Football: New Zealand Players Association voices opposition to FIFA over Saudi World Cup sponsorship

The New Zealand Football's Players Association will await a response from FIFA before deciding to what extent it will object to a controversial Visit Saudi sponsorship of the upcoming Women's World Cup.

There's been backlash around the world over Saudi Arabia's tourism arm being lined up as a key partner of this year's tournament, with one former player certain the noise will not quieten down.

When the Women's World Cup kicks off in July, the eyes of the world will be fixed on women's sport.

The Football Ferns.
The Football Ferns. Photo credit: Getty Images

But just five months out and the focus is on who may be helping fund it with Visit Saudi in line to be a key sponsor.

"[It's] just a gross misalignment," former Football Fern Rebecca Snowden told Newshub.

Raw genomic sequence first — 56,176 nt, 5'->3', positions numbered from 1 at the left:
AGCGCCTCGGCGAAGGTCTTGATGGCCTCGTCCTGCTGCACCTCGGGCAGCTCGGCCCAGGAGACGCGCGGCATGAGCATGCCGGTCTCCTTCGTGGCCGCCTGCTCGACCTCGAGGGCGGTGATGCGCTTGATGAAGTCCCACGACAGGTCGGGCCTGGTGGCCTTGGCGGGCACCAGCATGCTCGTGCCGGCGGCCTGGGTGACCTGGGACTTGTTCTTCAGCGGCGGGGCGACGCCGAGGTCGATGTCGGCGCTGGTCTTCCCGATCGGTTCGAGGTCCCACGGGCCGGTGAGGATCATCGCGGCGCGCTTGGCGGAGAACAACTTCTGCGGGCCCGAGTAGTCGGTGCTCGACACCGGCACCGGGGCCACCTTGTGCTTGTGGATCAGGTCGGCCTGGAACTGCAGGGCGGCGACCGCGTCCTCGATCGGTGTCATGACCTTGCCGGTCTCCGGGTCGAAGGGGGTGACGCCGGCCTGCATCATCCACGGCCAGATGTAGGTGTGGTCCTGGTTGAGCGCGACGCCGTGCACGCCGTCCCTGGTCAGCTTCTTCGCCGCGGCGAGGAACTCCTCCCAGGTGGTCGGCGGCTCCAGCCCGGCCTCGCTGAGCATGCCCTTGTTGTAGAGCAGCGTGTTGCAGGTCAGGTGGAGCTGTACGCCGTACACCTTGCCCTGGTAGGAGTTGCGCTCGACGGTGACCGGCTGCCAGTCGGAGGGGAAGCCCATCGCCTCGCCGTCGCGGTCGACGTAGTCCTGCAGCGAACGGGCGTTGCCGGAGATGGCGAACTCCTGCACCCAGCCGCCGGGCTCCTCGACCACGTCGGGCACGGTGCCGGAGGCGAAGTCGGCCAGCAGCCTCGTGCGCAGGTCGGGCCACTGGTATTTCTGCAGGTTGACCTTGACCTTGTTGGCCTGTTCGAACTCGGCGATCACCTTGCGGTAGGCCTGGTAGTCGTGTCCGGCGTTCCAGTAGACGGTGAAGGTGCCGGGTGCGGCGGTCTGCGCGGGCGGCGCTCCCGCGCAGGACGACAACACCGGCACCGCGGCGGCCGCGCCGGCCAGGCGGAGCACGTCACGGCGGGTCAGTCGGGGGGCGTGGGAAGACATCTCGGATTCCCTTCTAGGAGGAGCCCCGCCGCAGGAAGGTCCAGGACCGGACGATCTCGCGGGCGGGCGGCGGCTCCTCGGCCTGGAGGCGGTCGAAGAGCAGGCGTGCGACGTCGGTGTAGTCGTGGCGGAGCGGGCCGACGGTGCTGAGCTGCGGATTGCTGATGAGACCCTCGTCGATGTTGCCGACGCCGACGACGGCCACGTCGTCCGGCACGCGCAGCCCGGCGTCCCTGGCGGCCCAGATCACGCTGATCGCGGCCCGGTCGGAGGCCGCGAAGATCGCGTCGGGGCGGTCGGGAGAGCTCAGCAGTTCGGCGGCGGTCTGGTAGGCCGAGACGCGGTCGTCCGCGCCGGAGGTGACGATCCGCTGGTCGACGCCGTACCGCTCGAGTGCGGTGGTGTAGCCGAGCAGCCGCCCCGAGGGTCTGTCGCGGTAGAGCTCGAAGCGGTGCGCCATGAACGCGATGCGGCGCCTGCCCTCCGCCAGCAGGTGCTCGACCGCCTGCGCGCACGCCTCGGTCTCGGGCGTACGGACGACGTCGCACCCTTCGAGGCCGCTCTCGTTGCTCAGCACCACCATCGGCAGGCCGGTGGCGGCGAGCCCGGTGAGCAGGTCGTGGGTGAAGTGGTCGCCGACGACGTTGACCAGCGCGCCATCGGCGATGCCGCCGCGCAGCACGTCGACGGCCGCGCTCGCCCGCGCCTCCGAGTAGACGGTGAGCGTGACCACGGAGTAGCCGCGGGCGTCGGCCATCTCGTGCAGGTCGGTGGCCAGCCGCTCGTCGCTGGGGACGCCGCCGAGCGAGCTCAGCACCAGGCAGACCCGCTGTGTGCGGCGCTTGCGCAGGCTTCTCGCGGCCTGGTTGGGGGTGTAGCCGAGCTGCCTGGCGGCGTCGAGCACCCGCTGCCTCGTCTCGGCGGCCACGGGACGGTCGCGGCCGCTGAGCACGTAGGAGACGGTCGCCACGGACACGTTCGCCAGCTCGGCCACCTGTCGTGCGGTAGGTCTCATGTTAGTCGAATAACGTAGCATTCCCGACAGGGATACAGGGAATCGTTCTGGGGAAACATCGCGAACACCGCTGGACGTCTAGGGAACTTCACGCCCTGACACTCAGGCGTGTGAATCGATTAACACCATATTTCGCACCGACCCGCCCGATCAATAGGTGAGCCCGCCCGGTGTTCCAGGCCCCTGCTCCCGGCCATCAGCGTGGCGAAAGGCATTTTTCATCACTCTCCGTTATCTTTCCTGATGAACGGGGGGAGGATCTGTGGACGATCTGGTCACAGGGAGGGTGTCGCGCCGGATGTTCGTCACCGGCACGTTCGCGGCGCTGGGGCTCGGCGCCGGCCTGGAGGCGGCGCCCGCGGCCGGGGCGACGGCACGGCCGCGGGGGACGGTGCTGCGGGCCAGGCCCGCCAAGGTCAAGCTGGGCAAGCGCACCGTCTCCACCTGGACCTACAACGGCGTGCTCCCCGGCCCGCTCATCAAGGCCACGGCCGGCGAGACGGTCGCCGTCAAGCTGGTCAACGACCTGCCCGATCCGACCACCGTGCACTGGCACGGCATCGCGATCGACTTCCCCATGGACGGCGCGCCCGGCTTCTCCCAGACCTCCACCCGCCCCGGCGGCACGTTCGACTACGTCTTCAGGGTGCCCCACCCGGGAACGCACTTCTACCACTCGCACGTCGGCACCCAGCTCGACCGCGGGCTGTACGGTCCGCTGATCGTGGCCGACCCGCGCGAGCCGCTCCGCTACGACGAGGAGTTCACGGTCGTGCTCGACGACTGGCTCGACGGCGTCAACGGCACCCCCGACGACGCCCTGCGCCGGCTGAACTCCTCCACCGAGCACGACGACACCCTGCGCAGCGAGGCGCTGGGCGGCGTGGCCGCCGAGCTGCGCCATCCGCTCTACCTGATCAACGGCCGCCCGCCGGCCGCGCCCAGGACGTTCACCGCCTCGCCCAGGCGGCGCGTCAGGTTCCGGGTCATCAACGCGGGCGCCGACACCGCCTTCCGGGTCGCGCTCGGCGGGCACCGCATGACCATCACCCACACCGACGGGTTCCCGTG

"Distressing would be a word a lot of our girls have used," added Professional Footballers Association chair Harry Ngata.

And for good reason.

Saudi Arabia's involvement is particularly troublesome given its appalling discrimination against women. 

Snowden said if it does go ahead, players will make sure FIFA knows about it.

"We'll definitely see a lot of protest," she continued. "The women's sports community and players are some of the fiercest activists."

Both New Zealand Football and Football Australia have written to FIFA seeking urgent clarification.

The players association said players will be well-educated before staging any protest.

"We'll work in the background with the girls and provide information just to make sure they're informed about any comment they might make," Ngata continued.

Visit Saudi was also a partner of last year's men's World Cup in Qatar, and a recent decision to separate the sponsorship of the men's and women's tournaments was supposed to avoid these sorts of situations.

"What we'll see out of athletes, fans and governments is a lot of noise, a lot of opposition and creating a lot of headaches," said Snowden.

Players will now hope they can start doing their talking on the field, rather than off it.